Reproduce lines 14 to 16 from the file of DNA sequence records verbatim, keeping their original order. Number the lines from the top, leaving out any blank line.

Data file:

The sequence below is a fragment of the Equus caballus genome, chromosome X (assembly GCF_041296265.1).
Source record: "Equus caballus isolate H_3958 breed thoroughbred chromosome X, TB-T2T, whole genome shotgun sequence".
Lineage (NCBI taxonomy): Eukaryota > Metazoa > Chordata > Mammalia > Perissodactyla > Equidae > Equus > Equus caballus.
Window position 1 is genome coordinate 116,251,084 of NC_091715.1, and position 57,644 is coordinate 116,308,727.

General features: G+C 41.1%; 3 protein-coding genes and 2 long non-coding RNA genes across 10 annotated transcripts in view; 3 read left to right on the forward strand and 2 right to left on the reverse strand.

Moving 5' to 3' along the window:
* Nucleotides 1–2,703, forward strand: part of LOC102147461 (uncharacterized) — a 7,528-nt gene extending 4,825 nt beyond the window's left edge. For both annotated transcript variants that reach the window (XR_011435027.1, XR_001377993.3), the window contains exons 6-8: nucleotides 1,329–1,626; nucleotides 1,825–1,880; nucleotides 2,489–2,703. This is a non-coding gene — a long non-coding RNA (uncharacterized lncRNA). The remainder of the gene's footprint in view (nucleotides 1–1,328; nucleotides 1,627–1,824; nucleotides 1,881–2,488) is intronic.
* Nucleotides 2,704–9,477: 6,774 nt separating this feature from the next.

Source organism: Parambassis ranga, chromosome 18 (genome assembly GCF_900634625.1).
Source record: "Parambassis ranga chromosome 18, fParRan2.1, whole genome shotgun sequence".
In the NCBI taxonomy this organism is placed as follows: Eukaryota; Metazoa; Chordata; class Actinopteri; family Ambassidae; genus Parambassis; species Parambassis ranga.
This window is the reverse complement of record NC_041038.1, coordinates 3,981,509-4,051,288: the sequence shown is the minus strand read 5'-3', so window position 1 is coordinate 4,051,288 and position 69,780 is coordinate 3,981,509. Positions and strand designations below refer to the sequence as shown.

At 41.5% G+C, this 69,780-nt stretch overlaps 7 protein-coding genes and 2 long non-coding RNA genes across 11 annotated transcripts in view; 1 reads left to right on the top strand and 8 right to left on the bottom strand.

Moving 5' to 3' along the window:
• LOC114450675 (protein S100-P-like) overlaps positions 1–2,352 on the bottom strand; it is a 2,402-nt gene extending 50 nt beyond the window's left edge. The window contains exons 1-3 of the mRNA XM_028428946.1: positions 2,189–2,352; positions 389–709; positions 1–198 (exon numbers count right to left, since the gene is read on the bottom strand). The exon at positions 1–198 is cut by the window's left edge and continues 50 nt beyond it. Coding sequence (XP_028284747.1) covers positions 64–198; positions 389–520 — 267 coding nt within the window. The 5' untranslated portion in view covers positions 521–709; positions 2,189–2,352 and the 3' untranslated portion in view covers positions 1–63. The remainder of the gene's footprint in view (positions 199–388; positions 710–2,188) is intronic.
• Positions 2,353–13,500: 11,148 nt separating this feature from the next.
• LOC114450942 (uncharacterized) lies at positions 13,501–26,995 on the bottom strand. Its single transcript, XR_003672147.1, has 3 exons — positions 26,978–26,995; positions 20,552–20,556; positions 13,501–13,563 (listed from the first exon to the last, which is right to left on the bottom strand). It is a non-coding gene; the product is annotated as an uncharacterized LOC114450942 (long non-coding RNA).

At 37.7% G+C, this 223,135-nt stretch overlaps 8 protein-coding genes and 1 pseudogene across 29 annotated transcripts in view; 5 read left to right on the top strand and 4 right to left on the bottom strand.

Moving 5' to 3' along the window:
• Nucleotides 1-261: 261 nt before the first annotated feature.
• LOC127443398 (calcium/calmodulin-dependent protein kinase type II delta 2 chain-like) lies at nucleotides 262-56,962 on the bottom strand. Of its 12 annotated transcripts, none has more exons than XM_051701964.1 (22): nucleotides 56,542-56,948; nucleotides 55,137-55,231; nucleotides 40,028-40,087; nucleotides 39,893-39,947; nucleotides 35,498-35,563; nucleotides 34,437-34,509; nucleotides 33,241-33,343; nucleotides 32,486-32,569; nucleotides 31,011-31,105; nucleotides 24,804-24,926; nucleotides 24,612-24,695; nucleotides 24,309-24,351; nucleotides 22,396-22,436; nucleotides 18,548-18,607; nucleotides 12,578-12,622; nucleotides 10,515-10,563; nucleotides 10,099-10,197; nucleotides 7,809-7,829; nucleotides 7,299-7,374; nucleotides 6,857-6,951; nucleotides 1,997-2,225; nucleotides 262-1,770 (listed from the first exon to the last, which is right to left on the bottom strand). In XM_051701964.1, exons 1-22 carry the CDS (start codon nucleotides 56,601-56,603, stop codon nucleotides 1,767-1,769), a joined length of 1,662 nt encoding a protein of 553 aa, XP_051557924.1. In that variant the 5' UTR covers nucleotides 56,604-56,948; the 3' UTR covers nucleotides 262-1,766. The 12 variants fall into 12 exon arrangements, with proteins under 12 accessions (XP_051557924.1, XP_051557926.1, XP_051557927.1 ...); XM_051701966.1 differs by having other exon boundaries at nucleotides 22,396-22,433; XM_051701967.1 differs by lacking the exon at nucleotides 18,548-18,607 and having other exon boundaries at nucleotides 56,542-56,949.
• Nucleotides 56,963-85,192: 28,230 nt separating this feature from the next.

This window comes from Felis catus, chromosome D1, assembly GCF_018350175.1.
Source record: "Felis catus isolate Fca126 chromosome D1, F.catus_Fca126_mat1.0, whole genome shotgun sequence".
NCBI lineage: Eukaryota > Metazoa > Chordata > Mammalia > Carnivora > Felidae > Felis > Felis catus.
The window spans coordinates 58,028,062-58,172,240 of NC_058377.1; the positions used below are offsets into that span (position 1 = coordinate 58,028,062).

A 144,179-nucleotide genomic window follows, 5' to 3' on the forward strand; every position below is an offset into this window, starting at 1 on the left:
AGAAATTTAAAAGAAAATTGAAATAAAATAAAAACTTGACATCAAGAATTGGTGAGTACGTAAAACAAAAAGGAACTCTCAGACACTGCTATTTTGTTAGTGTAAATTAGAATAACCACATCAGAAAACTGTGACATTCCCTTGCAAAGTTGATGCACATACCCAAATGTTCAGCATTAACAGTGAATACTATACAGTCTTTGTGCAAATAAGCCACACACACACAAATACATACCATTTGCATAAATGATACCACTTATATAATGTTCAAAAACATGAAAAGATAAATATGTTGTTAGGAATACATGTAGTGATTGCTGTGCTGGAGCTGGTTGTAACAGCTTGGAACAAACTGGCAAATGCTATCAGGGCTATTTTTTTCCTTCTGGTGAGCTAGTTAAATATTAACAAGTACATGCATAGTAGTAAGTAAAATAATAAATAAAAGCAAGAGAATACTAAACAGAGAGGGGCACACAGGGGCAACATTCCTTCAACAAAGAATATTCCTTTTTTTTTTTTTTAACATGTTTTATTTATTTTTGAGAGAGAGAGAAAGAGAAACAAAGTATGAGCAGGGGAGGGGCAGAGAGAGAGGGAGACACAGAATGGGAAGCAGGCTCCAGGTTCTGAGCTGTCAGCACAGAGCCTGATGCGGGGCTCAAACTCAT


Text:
Moving 5' to 3' along the window:
• LOC114450675 (protein S100-P-like) overlaps positions 1–2,352 on the bottom strand; it is a 2,402-nt gene extending 50 nt beyond the window's left edge. The window contains exons 1-3 of the mRNA XM_028428946.1: positions 2,189–2,352; positions 389–709; positions 1–198 (exon numbers count right to left, since the gene is read on the bottom strand). The exon at positions 1–198 is cut by the window's left edge and continues 50 nt beyond it. Coding sequence (XP_028284747.1) covers positions 64–198; positions 389–520 — 267 coding nt within the window. The 5' untranslated portion in view covers positions 521–709; positions 2,189–2,352 and the 3' untranslated portion in view covers positions 1–63. The remainder of the gene's footprint in view (positions 199–388; positions 710–2,188) is intronic.
• Positions 2,353–13,500: 11,148 nt separating this feature from the next.